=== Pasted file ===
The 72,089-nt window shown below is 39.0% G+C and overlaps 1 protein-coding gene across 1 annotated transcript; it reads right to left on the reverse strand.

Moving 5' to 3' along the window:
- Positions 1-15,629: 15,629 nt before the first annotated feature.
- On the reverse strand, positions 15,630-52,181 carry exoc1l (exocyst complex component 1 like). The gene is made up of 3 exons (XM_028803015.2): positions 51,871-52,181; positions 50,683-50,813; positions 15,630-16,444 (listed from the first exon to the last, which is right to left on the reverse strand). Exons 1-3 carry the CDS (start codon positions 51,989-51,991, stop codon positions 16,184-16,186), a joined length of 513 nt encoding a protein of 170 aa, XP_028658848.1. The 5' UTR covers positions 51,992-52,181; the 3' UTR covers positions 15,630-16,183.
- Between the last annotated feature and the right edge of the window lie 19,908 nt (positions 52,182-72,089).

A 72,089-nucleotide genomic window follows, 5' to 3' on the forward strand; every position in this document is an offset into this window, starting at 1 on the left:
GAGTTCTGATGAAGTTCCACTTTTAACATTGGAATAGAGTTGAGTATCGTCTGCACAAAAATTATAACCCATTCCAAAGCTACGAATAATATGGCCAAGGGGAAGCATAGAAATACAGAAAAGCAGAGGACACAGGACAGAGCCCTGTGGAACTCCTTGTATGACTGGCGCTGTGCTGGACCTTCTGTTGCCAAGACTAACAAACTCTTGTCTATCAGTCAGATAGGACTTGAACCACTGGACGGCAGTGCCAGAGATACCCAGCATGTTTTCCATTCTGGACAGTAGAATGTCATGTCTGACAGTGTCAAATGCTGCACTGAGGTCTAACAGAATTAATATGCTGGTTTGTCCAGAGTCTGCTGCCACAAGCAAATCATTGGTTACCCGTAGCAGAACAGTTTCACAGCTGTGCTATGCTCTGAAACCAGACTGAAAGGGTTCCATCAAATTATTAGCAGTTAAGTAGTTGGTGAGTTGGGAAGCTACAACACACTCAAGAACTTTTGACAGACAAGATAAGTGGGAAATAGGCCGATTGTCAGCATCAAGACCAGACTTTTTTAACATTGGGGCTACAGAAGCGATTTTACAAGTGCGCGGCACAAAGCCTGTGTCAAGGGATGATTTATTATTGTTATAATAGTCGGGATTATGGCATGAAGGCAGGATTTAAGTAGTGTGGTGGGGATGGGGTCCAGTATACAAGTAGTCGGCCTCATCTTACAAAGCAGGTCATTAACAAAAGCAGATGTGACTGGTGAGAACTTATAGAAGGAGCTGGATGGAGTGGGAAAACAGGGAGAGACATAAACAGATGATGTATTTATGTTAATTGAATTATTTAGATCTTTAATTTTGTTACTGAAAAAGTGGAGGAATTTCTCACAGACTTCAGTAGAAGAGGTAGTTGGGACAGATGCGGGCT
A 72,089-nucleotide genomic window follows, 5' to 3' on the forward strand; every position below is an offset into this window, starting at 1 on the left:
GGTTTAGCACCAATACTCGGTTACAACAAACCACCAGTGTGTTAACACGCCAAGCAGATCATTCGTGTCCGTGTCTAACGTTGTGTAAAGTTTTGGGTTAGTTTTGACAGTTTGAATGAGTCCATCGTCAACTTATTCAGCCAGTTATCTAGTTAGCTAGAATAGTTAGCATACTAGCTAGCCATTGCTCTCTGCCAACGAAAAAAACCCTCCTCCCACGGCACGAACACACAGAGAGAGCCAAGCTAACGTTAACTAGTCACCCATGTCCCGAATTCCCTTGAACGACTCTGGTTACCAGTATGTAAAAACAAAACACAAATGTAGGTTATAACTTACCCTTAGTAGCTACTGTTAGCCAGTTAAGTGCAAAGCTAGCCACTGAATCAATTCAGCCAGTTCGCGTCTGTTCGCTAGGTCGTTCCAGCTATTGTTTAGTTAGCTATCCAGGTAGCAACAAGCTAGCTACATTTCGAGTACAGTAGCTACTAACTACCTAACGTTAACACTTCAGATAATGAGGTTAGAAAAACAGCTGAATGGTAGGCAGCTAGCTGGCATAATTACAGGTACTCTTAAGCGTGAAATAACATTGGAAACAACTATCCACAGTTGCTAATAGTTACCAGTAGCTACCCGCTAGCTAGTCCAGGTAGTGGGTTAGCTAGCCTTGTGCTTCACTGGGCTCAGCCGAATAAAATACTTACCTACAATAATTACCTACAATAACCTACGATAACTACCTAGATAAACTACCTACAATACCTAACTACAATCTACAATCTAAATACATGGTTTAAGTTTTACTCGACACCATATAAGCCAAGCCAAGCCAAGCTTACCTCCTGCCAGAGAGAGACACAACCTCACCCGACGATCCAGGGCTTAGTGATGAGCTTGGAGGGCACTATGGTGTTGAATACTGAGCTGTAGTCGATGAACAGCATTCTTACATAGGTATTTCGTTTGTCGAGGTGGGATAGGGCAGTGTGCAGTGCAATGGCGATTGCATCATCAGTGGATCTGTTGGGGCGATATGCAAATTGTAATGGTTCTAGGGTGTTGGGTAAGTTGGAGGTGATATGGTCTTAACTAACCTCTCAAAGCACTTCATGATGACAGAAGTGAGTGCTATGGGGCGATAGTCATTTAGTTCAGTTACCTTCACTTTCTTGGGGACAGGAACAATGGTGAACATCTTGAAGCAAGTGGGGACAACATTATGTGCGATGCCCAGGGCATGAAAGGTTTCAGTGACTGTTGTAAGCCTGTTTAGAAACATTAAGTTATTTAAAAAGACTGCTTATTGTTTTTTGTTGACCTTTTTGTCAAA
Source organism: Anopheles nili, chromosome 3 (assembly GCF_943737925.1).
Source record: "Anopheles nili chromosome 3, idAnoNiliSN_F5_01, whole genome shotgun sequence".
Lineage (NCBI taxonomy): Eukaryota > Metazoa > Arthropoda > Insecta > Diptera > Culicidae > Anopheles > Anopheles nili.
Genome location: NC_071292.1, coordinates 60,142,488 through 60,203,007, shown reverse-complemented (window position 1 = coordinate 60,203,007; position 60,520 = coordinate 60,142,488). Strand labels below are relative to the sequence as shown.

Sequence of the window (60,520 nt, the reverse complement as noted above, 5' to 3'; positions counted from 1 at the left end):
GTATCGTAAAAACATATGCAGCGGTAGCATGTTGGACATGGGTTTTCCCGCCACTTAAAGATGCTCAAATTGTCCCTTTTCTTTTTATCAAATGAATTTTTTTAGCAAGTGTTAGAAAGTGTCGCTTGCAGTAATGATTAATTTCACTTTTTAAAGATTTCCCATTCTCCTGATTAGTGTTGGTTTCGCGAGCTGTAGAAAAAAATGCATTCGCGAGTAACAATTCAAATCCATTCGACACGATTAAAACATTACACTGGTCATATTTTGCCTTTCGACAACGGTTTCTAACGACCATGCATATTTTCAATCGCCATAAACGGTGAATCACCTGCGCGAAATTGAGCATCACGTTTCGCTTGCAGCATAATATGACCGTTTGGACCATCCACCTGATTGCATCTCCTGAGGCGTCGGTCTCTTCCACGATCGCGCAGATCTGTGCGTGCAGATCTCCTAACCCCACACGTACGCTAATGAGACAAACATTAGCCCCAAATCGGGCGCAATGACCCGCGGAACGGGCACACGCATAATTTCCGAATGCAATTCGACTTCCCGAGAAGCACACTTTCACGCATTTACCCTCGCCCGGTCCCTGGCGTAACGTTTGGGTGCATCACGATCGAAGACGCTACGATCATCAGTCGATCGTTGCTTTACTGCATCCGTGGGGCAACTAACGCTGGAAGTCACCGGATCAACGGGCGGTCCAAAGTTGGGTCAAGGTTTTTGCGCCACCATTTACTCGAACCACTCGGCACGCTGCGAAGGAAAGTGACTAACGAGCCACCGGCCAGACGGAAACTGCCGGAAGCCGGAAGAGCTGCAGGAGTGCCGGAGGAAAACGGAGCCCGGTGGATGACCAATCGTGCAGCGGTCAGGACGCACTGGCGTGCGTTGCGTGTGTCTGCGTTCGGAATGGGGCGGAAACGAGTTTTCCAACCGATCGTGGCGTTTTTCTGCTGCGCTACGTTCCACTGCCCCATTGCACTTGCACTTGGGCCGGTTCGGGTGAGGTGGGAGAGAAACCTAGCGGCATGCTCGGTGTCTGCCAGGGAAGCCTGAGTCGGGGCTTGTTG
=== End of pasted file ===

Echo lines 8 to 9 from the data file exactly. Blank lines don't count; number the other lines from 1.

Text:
A 72,089-nucleotide genomic window follows, 5' to 3' on the forward strand; every position below is an offset into this window, starting at 1 on the left:
GGTTTAGCACCAATACTCGGTTACAACAAACCACCAGTGTGTTAACACGCCAAGCAGATCATTCGTGTCCGTGTCTAACGTTGTGTAAAGTTTTGGGTTAGTTTTGACAGTTTGAATGAGTCCATCGTCAACTTATTCAGCCAGTTATCTAGTTAGCTAGAATAGTTAGCATACTAGCTAGCCATTGCTCTCTGCCAACGAAAAAAACCCTCCTCCCACGGCACGAACACACAGAGAGAGCCAAGCTAACGTTAACTAGTCACCCATGTCCCGAATTCCCTTGAACGACTCTGGTTACCAGTATGTAAAAACAAAACACAAATGTAGGTTATAACTTACCCTTAGTAGCTACTGTTAGCCAGTTAAGTGCAAAGCTAGCCACTGAATCAATTCAGCCAGTTCGCGTCTGTTCGCTAGGTCGTTCCAGCTATTGTTTAGTTAGCTATCCAGGTAGCAACAAGCTAGCTACATTTCGAGTACAGTAGCTACTAACTACCTAACGTTAACACTTCAGATAATGAGGTTAGAAAAACAGCTGAATGGTAGGCAGCTAGCTGGCATAATTACAGGTACTCTTAAGCGTGAAATAACATTGGAAACAACTATCCACAGTTGCTAATAGTTACCAGTAGCTACCCGCTAGCTAGTCCAGGTAGTGGGTTAGCTAGCCTTGTGCTTCACTGGGCTCAGCCGAATAAAATACTTACCTACAATAATTACCTACAATAACCTACGATAACTACCTAGATAAACTACCTACAATACCTAACTACAATCTACAATCTAAATACATGGTTTAAGTTTTACTCGACACCATATAAGCCAAGCCAAGCCAAGCTTACCTCCTGCCAGAGAGAGACACAACCTCACCCGACGATCCAGGGCTTAGTGATGAGCTTGGAGGGCACTATGGTGTTGAATACTGAGCTGTAGTCGATGAACAGCATTCTTACATAGGTATTTCGTTTGTCGAGGTGGGATAGGGCAGTGTGCAGTGCAATGGCGATTGCATCATCAGTGGATCTGTTGGGGCGATATGCAAATTGTAATGGTTCTAGGGTGTTGGGTAAGTTGGAGGTGATATGGTCTTAACTAACCTCTCAAAGCACTTCATGATGACAGAAGTGAGTGCTATGGGGCGATAGTCATTTAGTTCAGTTACCTTCACTTTCTTGGGGACAGGAACAATGGTGAACATCTTGAAGCAAGTGGGGACAACATTATGTGCGATGCCCAGGGCATGAAAGGTTTCAGTGACTGTTGTAAGCCTGTTTAGAAACATTAAGTTATTTAAAAAGACTGCTTATTGTTTTTTGTTGACCTTTTTGTCAAA